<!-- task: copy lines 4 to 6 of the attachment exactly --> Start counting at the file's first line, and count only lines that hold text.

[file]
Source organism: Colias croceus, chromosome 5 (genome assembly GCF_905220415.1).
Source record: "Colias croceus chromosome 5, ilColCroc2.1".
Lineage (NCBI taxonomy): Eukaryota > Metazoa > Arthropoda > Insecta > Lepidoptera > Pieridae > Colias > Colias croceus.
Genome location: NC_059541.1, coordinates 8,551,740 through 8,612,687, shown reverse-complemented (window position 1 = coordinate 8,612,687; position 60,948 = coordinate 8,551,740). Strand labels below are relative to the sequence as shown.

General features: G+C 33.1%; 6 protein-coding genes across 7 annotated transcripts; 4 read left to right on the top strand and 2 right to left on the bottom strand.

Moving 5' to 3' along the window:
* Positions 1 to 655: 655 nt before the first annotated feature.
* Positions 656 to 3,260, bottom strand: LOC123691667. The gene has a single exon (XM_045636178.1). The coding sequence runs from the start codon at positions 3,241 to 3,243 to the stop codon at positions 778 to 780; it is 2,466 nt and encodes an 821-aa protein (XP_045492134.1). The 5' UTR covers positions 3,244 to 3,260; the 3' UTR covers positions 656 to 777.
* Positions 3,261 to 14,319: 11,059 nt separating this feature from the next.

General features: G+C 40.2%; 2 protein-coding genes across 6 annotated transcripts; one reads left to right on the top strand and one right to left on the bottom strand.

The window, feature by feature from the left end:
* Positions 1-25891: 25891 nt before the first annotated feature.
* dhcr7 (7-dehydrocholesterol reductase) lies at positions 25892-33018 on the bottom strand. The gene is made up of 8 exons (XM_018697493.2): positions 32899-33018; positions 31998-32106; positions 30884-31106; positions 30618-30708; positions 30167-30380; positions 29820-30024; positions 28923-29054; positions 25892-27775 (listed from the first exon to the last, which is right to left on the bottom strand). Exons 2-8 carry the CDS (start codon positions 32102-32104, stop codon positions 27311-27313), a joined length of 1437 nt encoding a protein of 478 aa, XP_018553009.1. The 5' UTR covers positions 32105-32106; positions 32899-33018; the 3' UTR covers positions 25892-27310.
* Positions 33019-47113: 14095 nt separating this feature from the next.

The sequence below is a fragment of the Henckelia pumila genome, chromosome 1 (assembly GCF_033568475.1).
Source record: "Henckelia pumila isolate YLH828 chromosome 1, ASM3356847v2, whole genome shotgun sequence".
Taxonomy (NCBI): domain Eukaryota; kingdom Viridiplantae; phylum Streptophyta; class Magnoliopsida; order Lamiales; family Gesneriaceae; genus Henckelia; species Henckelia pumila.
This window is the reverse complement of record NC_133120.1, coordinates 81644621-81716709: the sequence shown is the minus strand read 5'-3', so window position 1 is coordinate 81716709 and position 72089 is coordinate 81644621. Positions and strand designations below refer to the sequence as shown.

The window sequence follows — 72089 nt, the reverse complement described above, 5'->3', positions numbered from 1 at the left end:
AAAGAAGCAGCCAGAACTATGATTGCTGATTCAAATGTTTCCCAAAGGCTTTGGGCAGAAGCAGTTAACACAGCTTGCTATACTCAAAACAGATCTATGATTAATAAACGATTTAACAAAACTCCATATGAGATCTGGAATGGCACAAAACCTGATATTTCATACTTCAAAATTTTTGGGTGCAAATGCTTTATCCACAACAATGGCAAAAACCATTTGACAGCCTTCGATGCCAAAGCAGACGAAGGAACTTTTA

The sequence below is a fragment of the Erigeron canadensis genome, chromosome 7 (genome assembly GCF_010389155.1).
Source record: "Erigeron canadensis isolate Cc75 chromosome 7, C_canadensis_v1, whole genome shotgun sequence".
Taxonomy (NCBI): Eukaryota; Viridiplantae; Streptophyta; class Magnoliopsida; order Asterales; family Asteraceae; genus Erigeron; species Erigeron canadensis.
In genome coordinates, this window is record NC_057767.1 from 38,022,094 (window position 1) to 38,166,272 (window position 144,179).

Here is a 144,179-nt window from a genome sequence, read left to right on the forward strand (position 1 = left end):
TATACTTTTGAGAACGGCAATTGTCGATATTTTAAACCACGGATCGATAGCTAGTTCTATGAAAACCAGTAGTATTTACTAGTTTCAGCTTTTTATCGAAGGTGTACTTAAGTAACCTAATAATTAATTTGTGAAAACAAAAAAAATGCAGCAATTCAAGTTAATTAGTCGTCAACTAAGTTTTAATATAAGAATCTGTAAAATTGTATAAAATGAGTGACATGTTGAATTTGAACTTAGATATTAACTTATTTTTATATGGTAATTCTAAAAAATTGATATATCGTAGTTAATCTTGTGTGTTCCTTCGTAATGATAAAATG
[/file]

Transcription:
Genome location: NC_059541.1, coordinates 8,551,740 through 8,612,687, shown reverse-complemented (window position 1 = coordinate 8,612,687; position 60,948 = coordinate 8,551,740). Strand labels below are relative to the sequence as shown.

General features: G+C 33.1%; 6 protein-coding genes across 7 annotated transcripts; 4 read left to right on the top strand and 2 right to left on the bottom strand.

Moving 5' to 3' along the window: